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SalesForce outages show SaaS customers largely at "mercy" of providers

SalesForce's two recent outages point to difficulties in preparing for SaaS outages compared to IaaS, analysts say

By , Network World
July 19, 2012 11:31 AM ET

Network World - Software as a service (SaaS) applications are generally more difficult to prepare disaster recovery plans for compared to infrastructure as a service (IaaS) offerings, analyst and consultants say. And given the recent example of two SalesForce.com outages in as many weeks, it's a topic they say customers don't generally pay enough attention to.

SalesForce is the poster child of the SaaS cloud, with its CRM and platform as a service (PaaS) offering named Heroku and Force.com. On the morning of June 28 a newly discovered software bug caused what the company called a "rare dual failure" in both its storage tier and secondary active standby storage tier, resulting in shared memory corruption and some customers not being able to access their SalesForce systems for as long as five hours. On July 10, manual upgrades at a West Coast data center the company rents space in resulted in a power failure, knocking out service to some customers for two days.

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Outages on the IaaS side, from providers such as Amazon Web Services, are occasional and there are a variety of tips for how customers can prepare for them.

But John Morency, a disaster recovery analyst at Gartner, says there are fundamental differences between SaaS and IaaS applications that makes apps like SalesForce much harder to create a disaster-recovery plan around compared to Amazon.

"In SaaS, the provider is the keeper of the entire application stack," he says. "Management, backup, recovery, you're really at their mercy."

In a SaaS environment, he says, the provider - in this case SalesForce.com - manages almost the entire system for its customers, from the infrastructure all the way to the application. That means customers have less ability to tinker with the application and the underlying infrastructure it runs on to make it more highly available. In an IaaS environment, the provider is just supplying the underlying compute or storage hardware while the customer is responsible, in most cases, for the applications running on the infrastructure.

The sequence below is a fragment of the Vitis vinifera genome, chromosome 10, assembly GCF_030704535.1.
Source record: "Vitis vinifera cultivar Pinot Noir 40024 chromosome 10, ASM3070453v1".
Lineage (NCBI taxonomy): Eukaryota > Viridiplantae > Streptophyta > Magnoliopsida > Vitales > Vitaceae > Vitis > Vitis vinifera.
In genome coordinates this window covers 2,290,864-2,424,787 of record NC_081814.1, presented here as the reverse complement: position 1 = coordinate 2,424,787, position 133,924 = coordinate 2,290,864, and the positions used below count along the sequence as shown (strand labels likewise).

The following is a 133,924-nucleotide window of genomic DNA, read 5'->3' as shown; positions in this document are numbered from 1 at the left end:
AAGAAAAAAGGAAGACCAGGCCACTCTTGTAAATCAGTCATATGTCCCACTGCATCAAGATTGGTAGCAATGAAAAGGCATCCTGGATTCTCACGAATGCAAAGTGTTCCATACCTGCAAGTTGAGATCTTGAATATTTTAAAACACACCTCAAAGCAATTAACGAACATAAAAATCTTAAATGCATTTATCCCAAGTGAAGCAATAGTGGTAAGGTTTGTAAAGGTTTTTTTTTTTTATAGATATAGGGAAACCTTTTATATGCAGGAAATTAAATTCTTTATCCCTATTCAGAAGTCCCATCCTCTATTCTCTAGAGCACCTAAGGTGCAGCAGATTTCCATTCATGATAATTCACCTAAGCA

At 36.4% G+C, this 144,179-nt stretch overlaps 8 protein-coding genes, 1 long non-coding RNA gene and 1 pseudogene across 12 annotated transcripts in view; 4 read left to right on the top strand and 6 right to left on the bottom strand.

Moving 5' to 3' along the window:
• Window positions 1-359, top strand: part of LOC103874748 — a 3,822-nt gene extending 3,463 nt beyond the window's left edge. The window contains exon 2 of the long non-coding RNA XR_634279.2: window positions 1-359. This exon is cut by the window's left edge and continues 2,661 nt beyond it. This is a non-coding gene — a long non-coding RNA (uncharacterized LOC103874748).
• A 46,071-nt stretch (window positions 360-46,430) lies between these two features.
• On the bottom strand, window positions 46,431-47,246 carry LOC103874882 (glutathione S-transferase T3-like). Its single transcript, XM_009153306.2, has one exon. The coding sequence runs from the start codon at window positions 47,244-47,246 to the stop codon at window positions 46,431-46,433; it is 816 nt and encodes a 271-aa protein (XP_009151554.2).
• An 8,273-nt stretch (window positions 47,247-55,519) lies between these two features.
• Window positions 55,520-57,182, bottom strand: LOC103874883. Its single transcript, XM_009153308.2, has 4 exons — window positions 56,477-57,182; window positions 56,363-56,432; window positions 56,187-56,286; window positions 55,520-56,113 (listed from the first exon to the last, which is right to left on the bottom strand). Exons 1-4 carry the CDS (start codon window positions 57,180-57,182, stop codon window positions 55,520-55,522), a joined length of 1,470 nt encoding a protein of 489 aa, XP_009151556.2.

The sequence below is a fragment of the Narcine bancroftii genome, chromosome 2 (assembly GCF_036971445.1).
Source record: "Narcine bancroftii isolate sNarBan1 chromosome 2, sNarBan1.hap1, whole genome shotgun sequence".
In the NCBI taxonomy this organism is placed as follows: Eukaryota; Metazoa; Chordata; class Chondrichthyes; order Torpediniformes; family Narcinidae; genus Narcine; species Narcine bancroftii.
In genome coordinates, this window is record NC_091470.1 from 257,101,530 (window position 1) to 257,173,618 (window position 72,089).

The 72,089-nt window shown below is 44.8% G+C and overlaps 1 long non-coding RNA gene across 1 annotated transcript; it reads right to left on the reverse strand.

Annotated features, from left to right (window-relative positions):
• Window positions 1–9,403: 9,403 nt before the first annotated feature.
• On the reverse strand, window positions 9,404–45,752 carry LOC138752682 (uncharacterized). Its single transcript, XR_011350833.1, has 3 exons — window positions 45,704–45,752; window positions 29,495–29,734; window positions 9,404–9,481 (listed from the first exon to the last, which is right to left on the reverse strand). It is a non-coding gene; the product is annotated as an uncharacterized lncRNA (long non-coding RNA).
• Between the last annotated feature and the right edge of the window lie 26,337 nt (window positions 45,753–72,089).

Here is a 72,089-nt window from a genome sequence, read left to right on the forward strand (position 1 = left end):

So what are SaaS customers to do?

A basic rule of thumb is for customers to do their homework, Morency says. Know what your SaaS provider's service-level agreement (SLA) ensures for uptime and make determinations of how tolerant your organization would be of downtime. "Before making contractual commitments to any SaaS provider, ensure that you have a complete understanding of the recovery management procedures and managed service levels," he says.

If downtime is not an option, there is a growing industry around recovery as a service (Raas), which are cloud-based systems that provide backups of virtual machines, data and applications. There are more than 50 providers in this space now, Morency says, ranging from big-name IaaS providers such as Amazon, Microsoft, Terremark and Sunguard, to other players such as Bluelock, Hosting.com and HP, along with others. These providers work with customers to create customized backup solutions, mostly on the IaaS side, but sometimes on the SaaS side as well, Morency says.

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